Johanna Bick, PhD – University of Houston
Bridget Callaghan, PhD – Columbia University
Judy Cameron, PhD – University of Pittsburgh
Pamela Cole, PhD – The Pennsylvania State University
Jamie Hanson, PhD – University of Pittsburgh
Takao Hensch, PhD – Harvard University
Allison Knoll, PhD – University of South California
Autumn Kujawa, PhD – The Pennsylvania State University
Kate Mills, PhD – University of Oregon
Susan Perlman, PhD – University of Pittsburgh
Jennifer Silk, PhD – University of Pittsburgh
Cheryl Sisk, PhD – Michigan State University
Eva Telzer, PhD – University of North Carolina
Brian Trainor, PhD – University of California Davis
NIMH and NICHD Program Officers:
Lisa Freund, PhD – NICHD
Eric Murphy, PhD – NIMH
Joel Sherrill, PhD – NIMH
Discussants and Panelists:
Judy Cameron, PhD – University of Pittsburgh
Ron Dahl, MD – University of California at Berkeley
Erika Forbes, PhD – University of Pittsburgh
Eric Nelson, PhD – Nationwide Children’s Hospital – Columbus, OH
Dylan Gee, PhD – Yale University
Mar Sanchez, PhD – Emory University
Johanna Bick, PhD
University of Houston
Exposure to Adversity, Timing of Intervention and Long Term Effects on the Emotional Brain and Behavior: Findings from the Bucharest Early Intervention Project
Dr. Johanna Bick is an assistant professor in the department of psychology at the University of Houston. She received a PhD in Clinical Psychology with a developmental emphasis from the University of Delaware in 2011. She then completed postdoctoral fellowships at the Yale Child Study Center and Boston Children’s Hospital/Harvard Medical School. Dr. Bick’s research program examines how early adverse experiences, including institutional rearing, poverty, and maltreatment, shape neurodevelopment in ways that increase risk for emotional and cognitive problems. She also studies how early intervention can mitigate neural and behavioral consequences associated with early adverse exposures.
Bridget Callaghan, PhD
The Neuro-Environmental Loop of Plasticity: Parental Regulation of Developing Amygdala.
Bridget Callaghan is a cross-species translational researcher interested in the effects of early adversity on the developing brain, mind, and body. She completed her doctorate in Behavioral Neuroscience at the University of New South Wales in Australia, where she investigated the role of early stress on brain development and fear behavior in rats, as well as the moderating role of the gastrointestinal microbiome. She is now completing her Post-Doctoral research at Columbia University, studying how early caregiving adversity affects threat circuitry and the microbiome in developing humans. Bridget was recently awarded a Pathway to Independence Fellowship from the National Institutes of Mental Health to continue this work, and was recognized as a Rising Star by the Association for Psychological Science in 2017.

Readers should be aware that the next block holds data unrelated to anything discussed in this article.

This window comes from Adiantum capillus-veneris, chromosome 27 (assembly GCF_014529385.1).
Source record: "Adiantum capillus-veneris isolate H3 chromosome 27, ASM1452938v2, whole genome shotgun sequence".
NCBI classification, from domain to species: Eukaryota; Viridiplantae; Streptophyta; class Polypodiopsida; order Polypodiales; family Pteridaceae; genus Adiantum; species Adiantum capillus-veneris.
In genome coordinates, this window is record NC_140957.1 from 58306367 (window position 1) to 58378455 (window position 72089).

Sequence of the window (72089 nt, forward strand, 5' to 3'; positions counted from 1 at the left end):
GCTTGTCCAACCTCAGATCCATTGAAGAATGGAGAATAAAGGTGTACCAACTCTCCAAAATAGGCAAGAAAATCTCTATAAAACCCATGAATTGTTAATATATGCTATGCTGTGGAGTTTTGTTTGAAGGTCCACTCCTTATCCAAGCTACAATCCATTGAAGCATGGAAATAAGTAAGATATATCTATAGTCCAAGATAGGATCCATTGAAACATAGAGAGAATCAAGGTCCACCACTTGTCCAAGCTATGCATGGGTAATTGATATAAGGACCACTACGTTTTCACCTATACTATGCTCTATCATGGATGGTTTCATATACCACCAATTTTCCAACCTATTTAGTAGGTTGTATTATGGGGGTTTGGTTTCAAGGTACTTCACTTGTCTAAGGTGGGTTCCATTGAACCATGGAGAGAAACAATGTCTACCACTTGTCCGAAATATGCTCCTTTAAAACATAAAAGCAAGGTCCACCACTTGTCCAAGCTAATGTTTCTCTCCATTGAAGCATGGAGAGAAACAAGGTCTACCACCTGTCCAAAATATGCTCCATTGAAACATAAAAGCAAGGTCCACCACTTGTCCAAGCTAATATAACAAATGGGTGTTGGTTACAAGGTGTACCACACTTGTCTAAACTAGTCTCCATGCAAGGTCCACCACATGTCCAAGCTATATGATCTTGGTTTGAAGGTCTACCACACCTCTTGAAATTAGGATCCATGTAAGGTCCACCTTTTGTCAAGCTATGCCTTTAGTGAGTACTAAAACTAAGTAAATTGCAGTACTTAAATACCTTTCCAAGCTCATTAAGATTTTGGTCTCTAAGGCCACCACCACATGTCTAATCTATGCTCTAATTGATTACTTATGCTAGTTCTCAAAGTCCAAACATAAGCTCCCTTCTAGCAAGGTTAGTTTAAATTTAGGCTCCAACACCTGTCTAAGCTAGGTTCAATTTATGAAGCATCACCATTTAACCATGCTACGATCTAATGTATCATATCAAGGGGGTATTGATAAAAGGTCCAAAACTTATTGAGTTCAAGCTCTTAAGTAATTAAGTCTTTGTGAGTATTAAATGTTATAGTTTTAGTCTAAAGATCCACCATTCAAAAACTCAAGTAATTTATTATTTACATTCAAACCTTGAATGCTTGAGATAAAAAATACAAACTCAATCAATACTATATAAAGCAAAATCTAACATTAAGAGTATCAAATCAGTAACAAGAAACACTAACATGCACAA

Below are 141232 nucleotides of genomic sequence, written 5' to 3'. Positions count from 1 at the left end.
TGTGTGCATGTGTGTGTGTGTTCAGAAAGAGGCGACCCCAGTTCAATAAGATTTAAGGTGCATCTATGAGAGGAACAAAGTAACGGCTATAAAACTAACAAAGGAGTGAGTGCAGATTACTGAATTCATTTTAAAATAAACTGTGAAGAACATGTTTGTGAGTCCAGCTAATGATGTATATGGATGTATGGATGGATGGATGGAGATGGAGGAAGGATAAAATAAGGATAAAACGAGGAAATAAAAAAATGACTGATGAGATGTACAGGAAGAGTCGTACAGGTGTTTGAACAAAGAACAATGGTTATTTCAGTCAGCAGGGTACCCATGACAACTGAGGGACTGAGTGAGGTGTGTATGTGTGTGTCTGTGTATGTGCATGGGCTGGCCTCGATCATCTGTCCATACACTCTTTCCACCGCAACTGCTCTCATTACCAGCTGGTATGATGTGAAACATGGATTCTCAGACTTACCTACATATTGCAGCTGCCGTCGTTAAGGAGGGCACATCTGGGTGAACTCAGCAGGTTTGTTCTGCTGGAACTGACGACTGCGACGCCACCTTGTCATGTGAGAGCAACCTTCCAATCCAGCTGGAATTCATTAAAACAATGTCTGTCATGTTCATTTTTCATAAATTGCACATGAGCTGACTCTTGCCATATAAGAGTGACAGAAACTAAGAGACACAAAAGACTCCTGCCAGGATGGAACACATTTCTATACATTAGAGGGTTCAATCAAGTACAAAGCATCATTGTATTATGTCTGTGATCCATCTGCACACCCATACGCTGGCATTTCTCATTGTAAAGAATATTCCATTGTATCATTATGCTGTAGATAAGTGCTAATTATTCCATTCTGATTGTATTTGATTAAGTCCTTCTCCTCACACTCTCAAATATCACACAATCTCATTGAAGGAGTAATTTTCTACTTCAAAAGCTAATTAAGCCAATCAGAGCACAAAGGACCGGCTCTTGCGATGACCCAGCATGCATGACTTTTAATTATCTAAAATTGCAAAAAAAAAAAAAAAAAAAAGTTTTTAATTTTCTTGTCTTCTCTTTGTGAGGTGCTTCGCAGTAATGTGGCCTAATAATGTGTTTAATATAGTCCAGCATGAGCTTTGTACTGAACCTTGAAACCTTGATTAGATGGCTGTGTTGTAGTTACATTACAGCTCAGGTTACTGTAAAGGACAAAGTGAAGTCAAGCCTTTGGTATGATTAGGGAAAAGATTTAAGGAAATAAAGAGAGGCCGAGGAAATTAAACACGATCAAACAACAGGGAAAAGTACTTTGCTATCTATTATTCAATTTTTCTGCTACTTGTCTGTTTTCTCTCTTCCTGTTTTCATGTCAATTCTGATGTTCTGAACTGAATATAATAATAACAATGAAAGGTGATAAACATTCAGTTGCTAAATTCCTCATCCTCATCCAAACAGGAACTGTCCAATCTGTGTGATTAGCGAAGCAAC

Judy Cameron, PhD
University of Pittsburgh
Biological Impact of Early Life Stress Dependent on the Timing of Stress Exposure, State of Neural Development, and Post-Stress Parental Interaction
Judy Cameron is a Professor of Psychiatry and the Clinical Translational Science Institute at the University of Pittsburgh. For 10 years she was a member of the MacArthur Foundation Research Network on Early Experience and Brain Development and she is currently a member of the National Scientific Council on the Developing Child and the Scientific Council of the Child Mind Institute. Research areas in Dr. Cameron’s lab include the interaction between genetic factors and early life experiences on shaping behavioral development, identification of factors that lead to stress sensitivity versus stress resilience, and the interactions between physical health and mental health. Dr. Cameron’s newest research initiative is Working for Kids: Building SkillsTM , which is a novel community-based program that teaches the fundamentals of brain development to those who work with children at a community level. This initiative provides a community training program and is evaluating the effect of this intervention on child development as well as health. The program has won innovation awards in Pittsburgh, as well as from the National Science Foundation.
Pamela Cole, PhD
Pennsylvania State University
Children’s Neural Processing of Affective Prosody
Pamela Cole is Liberal Arts Professor of Psychology and Human Development and Family Studies at Penn State University. She earned an M.A. in general-experimental psychology at the College of William and Mary and a Ph.D. in clinical and developmental psychology at Penn State. Her work has focused on the nature and development of emotion regulation with an emphasis on early childhood and anger regulation in both typically developing and at risk children.
Jamie Hanson, PhD
University of Pittsburgh
Advancing models of developmental neurobiology and learning to understand the effect of early life stress
Dr. Jamie Hanson is an Assistant Professor at the University of Pittsburgh and a Research Scientist at the Learning Research & Development Center. Dr. Hanson’s research focuses on the neural circuitry children and adolescents use to learn about different aspects of their environment, how such circuits are shaped by early life stress (such as child poverty or child maltreatment), and why neural changes due to this stress confer risks for negative outcomes. Through this work, Dr. Hanson has found that the risks for different forms of psychopathology associated with early life stress are conveyed by specific alterations in brain circuitry responsible for reward and socio-emotional information processing. Studies in his laboratory deploy a multitude of neuroscience tools, including structural, functional, and diffusion-tensor imaging. He earned his Ph.D. at the University of Wisconsin-Madison, in a degree program combining the fields of child development, stress neurobiology, and social neuroscience. More recently, Hanson was a postdoctoral fellow at Duke University and the University of North Carolina at Chapel Hill. Dr. Hanson’s primary goal is to increase knowledge about the neurobiological effects of early life stress, with that hope that such information could aid in predicting and preventing stress-related, negative outcomes in education and mental health.
Takao K. Hensch, PhD
Harvard Medical School
Sex-specific circuit impact of early life stress
Takao K. Hensch, PhD, is joint professor of Neurology, Harvard Medical School at Boston Children’s Hospital, and professor of Molecular and Cellular Biology at Harvard’s Center for Brain Science. He currently directs the NIMH Silvio O. Conte Center at Harvard, and conducts basic neuro-biological research on developmental critical periods and the origins of mental illness. After training with J Allan Hobson (Harvard), Masao Ito (MPH, Univ Tokyo) and Wolf Singer (Fulbright Fellow, Max-Planck Institute), Hensch received his PhD with Michael Stryker (UCSF) in 1996. He then helped to launch the RIKEN Brain Science Institute (Japan) as lab head for Neuronal Circuit Development and Group Director (now special advisor). Hensch has received several honors, notably the Mortimer Sackler Prize (2016), the NIH Director’s Pioneer Award (2007) and Society for Neuroscience Young Investigator Award both in the U.S. (2005) and Japan (2001). He serves on several editorial boards, including Neuron and Frontiers in Neural Circuits (chief editor).